In solidarity with the Occupy Wall Street movement, where thousands are protesting economic exploitation, SUNY students left class to rally in the quad on Wednesday.
“Corporations influence government to a point where people have no say,” said Alex Lykins, co-president of Students for Global Change and the organizer of the protest at Oswego State.
Occupy Wall Street began three weeks ago, when protesters began camping out at a park in Manhattan to protest, among other issues, the amount of control corporations have over the federal government, uneven distribution of wealth and high unemployment rates.
A grassroots movement is one that begins with the common people, political professor Lisa Glidden said.
“A movement that is organized ‘from below,’ meaning that it’s regular people, not politicians,’ who are part of the movement,” Glidden said.
Meanwhile, the Oswego State rally was really a three-prong protest, not only to support Occupy Wall Street, but also to protest SUNY tuition hikes and budget cuts.
Lykins said that the protest, which over 40 people attended, was organized in two hours. They chanted slogans such as “Come one, come all, corporations have got to fall,” and “Hey, hey, ho, ho tuition hikes have got to go.”
SUNY determined over the summer that tuition could be increased by $300 dollars every year for five years and there will be a $300 million cut to SUNY’s budget this year.
One of the issues that the protest aimed to address was mounting student debt.
A sheet of paper was passed around where students were asked to write down the amount they will owe once they graduate. The numbers were then added up and announced.
“It effects every student very deeply,” Lykins said.
Oswego State joins a list of other colleges around the United States, which are holding similar protests. Other SUNY schools like Albany, Binghamton and Buffalo have joined the organization Occupy Colleges, which was created by a group of students and alumni from colleges in California to show solidarity with Occupy Wall Street protesters.
“There’s no way to fight things without people power,” protest attendee Marshall Hennis said. “There’s no way to fight money without just throwing up your hands and saying, I’m not taking your money.”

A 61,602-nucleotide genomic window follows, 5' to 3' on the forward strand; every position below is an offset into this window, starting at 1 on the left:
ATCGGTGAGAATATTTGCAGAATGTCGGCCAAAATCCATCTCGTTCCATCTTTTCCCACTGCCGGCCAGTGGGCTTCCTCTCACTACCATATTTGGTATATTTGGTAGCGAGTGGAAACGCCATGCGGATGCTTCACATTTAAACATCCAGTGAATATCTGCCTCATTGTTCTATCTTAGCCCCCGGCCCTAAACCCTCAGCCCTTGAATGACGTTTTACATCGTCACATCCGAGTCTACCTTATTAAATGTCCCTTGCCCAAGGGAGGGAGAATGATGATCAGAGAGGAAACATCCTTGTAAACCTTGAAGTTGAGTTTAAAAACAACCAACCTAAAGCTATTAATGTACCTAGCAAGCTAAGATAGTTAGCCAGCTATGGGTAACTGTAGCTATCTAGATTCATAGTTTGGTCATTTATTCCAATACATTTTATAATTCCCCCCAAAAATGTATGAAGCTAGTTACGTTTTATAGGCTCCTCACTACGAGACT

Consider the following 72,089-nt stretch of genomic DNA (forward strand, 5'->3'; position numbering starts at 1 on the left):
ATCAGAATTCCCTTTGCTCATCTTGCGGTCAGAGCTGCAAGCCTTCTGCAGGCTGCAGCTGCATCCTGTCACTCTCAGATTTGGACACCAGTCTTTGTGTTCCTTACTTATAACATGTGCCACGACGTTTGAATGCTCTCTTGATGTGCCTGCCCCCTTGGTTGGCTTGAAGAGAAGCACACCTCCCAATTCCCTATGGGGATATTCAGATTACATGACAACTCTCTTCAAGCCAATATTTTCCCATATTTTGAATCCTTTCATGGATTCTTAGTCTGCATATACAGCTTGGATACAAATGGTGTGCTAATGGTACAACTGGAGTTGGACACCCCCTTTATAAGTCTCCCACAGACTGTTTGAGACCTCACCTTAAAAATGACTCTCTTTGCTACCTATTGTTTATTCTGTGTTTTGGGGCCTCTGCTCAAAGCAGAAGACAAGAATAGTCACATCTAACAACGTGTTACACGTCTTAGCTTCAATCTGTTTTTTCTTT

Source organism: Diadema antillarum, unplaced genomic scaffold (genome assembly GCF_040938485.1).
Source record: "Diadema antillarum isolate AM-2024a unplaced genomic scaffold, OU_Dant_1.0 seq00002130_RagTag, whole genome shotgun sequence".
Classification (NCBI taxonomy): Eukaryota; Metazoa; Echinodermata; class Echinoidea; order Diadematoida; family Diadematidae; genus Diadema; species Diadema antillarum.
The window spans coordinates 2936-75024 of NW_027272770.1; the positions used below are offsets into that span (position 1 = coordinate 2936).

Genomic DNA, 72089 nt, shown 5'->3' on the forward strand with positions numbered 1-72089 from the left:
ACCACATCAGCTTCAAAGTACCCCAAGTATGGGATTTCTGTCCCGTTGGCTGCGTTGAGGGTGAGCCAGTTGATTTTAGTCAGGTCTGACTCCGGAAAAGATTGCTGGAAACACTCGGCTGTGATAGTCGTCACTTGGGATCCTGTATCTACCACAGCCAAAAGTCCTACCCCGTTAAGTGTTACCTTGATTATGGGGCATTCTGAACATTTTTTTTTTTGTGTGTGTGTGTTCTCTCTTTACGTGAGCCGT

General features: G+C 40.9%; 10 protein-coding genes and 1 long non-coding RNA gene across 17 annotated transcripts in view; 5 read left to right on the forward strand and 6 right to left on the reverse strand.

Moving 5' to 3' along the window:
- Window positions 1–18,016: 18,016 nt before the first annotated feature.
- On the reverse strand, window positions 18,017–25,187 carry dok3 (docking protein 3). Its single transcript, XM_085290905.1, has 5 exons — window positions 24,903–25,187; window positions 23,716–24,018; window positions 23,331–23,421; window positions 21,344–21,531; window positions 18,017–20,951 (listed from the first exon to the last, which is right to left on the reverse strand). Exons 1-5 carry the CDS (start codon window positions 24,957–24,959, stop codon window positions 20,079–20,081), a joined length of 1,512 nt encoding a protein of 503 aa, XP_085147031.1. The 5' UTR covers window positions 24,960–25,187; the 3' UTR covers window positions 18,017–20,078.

Maureen Curtin, an English professor who serves as the vice president of Oswego’s United University Professionals and is a founding member of solidarity committee of central New York, attended the protest.
“The message is fairly simple; we are the 99 percent and we can’t afford to let ourselves be divided anymore by the one percent,” Curtin said.
“The reason students are doing this is because we’re riddled with student debt and lack of opportunity after college,” Occupy Colleges spokesperson Natalia Abrams said. “No student is part of the one percent. None of us have all the money in this country.”
Since its formation Sunday night, Occupy Colleges has grown to 75 colleges and universities.
“We’re actually the numbers,” English department chair Bennet Schaber said. “We have all the power. We’re like the lion, they’re like the ant. We are the many and they are the few, and we have to demonstrate that every single day.”
Curtin met with Occupy Syracuse protesters Tuesday night at Perseverance Park where they have been camped out since Sunday night. Occupy Syracuse is also an outshoot of the Occupy Wall Street protests.
“No one really organized this, it’s been national on Facebook and on Twitter and the news that this is happening,” Schaber said.
Schaber and Curtin agree that social media is playing a crucial role in grassroots movements.
“Social media has enabled us to spread the word,” Curtin said.
Psychology professor and faculty adviser for Students for Global Change Rebecca Burch wants students on campus to be more active in what is happening to them.
“I would like to see more students outraged,” Burch said.
Additional reporting by Avery Galek